Both Murphy’s and Kunzru’s lists are numbered 10 to one and are clearly written as countdowns. But most of the lists are counted down as well, even when it isn’t appropriate: Simon Reynolds’ bad-influence list goes 12 to 1 even though they write-ups are arranged chronologically. (He doesn’t seem to think the Byrds’ impact has been any less pernicious than Radiohead’s–the opposite, if anything, since their records have been around longer.) Other things are confusing too. I’ll allow that it’s my Yank provincialism that rendered these my complete notes on the Irish writer Patrick McCabe’s “Not in My Radio Booth: Ten Tunes for Captain Butty”: “?????” As for Snow Patrol frontman Gary Lightbody–great, he wants to write prose like Bono, too. Other singer-songwriters fare better, in particular Tom McCabe, who, writing about female singer-songwriters, is the funniest, most deadpan writer of the bunch. On Feist’s “Mushaboom”: “Feist’s voice and the production of her records are great, but really it’s the dancing in the videos that makes it all irresistible. I’ve never had dancers in my videos. Just rain.”
A few of these lists will probably prompt me to assemble playlists: Jonathan Lethem on the dirty Dylan (on “Cry a While,” from “Love and Theft”: “Included just for ‘late-night booty-call.’ Who does he think he is, Snoop Dogg?”); Andrew Benbow’s Flying Nun roll call; Peter Patnaik’s gruesome rundown of “Female Murder Ballads in the Pre-war Era,” which makes the music sound like the soundtrack to a complete run of Shock SuspenStories. But two stand out, for intrigue in both writing and selection. One is John Williams’ “Sheepshearing: Ten Classics from the British and Irish Folk Revival.” Williams writes so evocatively and with such abundant affection for this stuff that I was disarmed, particularly when he prefaces it by noting, “If you know this stuff, you’ll see it’s pretty much a Sgt. Pepper, Pet Sounds kind of list”—I don’t know it, and I’m curious to now. (Top 3: Anne Briggs, Dick Gaughan’s Handful of Earth, the Watersons’ For Pence and Spicy Ale.)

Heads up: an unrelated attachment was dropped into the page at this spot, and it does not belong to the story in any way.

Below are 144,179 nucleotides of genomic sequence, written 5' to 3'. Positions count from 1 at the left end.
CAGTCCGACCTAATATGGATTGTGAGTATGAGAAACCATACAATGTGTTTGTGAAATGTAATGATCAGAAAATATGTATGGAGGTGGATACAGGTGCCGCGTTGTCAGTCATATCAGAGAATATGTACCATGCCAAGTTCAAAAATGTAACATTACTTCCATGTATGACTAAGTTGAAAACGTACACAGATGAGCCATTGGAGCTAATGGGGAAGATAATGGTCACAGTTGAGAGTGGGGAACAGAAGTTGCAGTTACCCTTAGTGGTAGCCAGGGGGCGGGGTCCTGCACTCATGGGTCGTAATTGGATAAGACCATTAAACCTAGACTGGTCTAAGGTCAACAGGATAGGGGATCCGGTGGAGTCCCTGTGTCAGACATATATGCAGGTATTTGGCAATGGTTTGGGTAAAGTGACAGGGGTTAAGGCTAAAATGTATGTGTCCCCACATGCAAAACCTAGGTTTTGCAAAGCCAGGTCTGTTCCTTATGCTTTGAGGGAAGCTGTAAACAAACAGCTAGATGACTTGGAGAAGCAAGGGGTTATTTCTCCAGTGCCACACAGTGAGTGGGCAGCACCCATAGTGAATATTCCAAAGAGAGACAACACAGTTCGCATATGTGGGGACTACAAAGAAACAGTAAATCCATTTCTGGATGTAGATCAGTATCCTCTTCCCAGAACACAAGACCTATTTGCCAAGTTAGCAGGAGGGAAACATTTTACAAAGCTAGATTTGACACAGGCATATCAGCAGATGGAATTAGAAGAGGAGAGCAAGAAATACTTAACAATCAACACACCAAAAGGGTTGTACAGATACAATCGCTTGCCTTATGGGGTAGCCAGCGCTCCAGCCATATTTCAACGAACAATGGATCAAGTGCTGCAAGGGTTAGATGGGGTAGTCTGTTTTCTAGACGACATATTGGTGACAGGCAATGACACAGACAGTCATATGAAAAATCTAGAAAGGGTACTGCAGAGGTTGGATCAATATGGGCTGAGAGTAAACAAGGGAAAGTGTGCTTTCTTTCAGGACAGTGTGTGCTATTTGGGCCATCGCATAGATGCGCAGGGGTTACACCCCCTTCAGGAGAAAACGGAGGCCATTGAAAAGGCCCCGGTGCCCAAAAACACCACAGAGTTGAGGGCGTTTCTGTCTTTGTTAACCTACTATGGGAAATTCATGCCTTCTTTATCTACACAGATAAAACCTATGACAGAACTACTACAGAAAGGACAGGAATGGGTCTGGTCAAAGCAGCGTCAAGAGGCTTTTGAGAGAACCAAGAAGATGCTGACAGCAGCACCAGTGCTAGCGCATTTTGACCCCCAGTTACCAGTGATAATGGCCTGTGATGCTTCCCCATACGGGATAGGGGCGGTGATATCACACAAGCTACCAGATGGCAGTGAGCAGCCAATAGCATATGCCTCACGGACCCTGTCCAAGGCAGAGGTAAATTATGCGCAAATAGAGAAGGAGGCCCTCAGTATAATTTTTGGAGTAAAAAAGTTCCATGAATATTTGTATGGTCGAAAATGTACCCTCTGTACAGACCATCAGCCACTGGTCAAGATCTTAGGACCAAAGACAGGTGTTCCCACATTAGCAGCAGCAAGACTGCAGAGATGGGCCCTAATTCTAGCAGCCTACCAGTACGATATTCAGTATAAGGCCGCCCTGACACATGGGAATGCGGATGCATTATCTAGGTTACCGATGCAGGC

But there’s nowhere else I could conscionably end this than with John Kelly’s “The Pecking Order: Ten Songs About Chickens.” Anyone who “collect[s] songs about chickens,” as Kelly professes in his intro, is gunning for hero status on my particular island; anyone who adds, “Sad, dark or nihilistic chicken songs simply do not exist,” has my vote sealed and locked in permanent storage. Below is the list itself. The ones I know (1, 2, 4, 6, 8), I adore; the rest, I fully expect to.
1. Rufus Thomas, “The Funky Chicken”
2. Slim Gaillard, “Chicken Rhythm”
3. Samamidon, “Falsehearted Chicken”
4. Dr. Alimantado, “Best Dressed Chicken in Town”
5. Andre Williams, “The Greasy Chicken”
6. The Meters, “Chicken Strut”
7. Dan Penn, “Memphis, Women and Chicken”
8. Cab Calloway, “A Chicken Ain’t Nothing But a Bird”
9. Billy Ward and the Dominoes, “Chicken Blues”
10. Mississippi John Hurt, “C-H-I-C-K-E-N”
Hang The DJ [Official blog]